Seldom have adults taken so much interest in the reading habits of American teens. As evidence of the power of literature, and testimony to the rampant homophobia, racism and general ignorance found in governing bodies throughout the country, book banners have been on a real spree recently.
But luckily for teens — and the future of our nation — librarians are fighting back.
According to the Office for Intellectual Freedom of the American Library Association (ALA), there were “729 challenges to library, school and university materials and services in 2021,” targeting 1597 titles, an all-time high since the ALA started tracking twenty years ago. These included prizewinning classics like Maus and The Bluest Eye, and the pattern was clear: books with LGBTQ+ stories and/or BIPOC protagonists featured prominently. From the ALA’s list of top ten challenged books of 2021, half have queer content, and many, like Angie Thomas’ The Hate U Give and Sherman Alexie’s The Absolutely True Diary of a Part-Time Indian, are narrated by nonwhite or non-Christian characters.
Another thing a lot of these books have in common? They’re great. We’re talking about the kind of stories that even kids who don’t think they like to read pick up and then can’t put down. The kind of books teachers and librarians long to stock their shelves with. The kinds of books that grow empathy and change lives.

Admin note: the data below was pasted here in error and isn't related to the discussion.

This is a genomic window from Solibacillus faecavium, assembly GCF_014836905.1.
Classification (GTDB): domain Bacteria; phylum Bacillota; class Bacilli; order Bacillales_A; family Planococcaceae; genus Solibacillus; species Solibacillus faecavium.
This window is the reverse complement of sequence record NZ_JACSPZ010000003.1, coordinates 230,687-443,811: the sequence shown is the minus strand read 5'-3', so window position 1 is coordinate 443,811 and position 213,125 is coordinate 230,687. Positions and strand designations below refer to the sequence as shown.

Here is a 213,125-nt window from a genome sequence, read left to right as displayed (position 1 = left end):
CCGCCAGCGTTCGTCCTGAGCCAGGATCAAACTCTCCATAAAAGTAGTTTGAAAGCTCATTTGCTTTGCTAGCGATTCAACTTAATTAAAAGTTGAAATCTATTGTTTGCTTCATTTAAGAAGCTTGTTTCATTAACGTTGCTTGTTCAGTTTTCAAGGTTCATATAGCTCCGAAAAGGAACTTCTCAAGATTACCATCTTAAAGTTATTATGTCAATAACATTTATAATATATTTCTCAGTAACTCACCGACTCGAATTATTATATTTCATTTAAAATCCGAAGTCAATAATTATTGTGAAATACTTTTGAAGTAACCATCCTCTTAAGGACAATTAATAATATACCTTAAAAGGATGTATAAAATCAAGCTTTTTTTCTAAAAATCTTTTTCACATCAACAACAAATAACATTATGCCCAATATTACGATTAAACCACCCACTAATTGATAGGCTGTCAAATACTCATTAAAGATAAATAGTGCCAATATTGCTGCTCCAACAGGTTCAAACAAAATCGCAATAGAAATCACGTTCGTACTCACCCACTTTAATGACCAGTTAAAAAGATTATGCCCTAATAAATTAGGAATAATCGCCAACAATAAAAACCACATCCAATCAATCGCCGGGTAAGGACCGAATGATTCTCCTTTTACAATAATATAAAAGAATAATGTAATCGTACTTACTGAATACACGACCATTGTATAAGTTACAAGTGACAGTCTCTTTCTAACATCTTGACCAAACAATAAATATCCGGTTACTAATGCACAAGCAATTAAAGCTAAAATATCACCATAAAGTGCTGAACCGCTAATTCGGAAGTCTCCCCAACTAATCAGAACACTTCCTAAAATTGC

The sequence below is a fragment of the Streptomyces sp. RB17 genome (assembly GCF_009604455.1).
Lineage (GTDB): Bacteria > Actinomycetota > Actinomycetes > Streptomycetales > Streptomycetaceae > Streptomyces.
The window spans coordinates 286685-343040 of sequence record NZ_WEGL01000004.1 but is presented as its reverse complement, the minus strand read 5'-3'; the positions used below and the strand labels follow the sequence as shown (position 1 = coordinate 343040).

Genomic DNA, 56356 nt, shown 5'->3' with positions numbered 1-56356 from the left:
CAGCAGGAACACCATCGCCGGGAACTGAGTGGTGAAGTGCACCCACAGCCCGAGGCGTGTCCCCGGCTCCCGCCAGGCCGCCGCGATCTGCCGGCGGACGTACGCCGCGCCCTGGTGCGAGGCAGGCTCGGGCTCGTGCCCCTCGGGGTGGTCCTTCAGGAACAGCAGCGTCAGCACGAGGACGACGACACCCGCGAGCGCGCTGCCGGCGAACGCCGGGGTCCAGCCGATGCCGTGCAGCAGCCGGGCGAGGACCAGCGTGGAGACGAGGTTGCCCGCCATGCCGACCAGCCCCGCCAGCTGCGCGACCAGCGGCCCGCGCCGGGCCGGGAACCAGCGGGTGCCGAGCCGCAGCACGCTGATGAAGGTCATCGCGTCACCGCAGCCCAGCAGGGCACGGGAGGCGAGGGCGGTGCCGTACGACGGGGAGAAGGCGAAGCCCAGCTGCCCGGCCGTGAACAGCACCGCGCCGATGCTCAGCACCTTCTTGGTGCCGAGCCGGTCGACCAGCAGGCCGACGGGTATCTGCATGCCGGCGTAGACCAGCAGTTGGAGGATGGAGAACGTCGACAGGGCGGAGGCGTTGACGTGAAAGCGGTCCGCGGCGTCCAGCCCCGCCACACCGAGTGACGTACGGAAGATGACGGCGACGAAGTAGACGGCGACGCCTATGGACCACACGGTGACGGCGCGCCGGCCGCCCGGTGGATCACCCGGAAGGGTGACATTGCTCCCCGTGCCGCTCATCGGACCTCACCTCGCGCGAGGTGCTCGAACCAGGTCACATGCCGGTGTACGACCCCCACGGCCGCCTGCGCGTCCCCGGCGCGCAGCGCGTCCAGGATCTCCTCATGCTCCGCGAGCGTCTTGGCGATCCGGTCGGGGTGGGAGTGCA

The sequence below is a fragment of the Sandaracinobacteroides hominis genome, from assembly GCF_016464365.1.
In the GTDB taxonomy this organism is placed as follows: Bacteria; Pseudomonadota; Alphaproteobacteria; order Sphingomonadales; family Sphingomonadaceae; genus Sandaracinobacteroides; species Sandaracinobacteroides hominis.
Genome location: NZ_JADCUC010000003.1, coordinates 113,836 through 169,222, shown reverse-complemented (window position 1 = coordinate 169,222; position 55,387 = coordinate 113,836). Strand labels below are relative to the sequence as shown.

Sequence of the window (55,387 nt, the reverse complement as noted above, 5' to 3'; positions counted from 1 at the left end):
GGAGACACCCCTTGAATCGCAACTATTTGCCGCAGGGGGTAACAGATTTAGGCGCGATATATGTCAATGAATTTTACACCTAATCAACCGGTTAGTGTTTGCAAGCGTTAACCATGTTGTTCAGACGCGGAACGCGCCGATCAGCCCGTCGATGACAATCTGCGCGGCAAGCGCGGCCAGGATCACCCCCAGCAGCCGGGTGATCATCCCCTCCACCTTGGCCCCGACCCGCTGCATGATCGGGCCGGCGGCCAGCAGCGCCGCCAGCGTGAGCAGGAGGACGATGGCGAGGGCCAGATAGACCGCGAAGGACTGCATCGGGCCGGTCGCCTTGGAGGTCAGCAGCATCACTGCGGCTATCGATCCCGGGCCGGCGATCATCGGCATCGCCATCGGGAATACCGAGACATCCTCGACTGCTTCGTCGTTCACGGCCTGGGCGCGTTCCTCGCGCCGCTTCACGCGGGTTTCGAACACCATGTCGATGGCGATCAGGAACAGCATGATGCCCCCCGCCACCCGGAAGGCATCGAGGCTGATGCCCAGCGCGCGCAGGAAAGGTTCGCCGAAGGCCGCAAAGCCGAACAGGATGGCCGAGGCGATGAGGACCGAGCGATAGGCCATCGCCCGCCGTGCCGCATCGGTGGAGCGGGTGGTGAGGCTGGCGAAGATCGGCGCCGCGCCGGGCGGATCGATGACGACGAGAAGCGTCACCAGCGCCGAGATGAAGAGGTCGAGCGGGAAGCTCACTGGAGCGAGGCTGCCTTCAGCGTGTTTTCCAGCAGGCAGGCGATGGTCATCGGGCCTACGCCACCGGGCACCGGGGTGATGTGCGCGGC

But some conservative adults can’t seem to get enough of taking them away. And for every absurd act of censorship that makes the news, many others slip by unnoticed. The ALA emphasizes that its list of banned titles is really only the tip of the iceberg: “surveys indicate that 82-97% of book challenges – documented requests to remove materials from schools or libraries – remain unreported and receive no media,” says its Office for Intellectual Freedom.
Until they land on their college campus, of hop that bus to the big city, what are open-minded, curious teen readers to do? The diverse tales of the wide world will come — virtually — to them, courtesy of the Brooklyn Public Library.
The enterprising librarians have devised an innovative solution to ban across the nation. Via their Books Unbanned program, any young person aged 13-21 who lives in the United States can apply for a free e-card that will allow them access to 350,000 ebooks and 200,000 audiobooks, including most of the titles that are getting pulled in other places. All they have to do is email firstname.lastname@example.org.
Other creative ways the library has devised to fight censorship and oppression? Through Brooklyn bookmatch teen, young people can get personalized lists of recommended titles from teens like them, and local NYC teens can join the Intellectual Freedom Teen Council to learn more about these issues and become advocates for the freedom to read. Readers of all ages can also check out frequently targeted titles on the Books Unbanned list.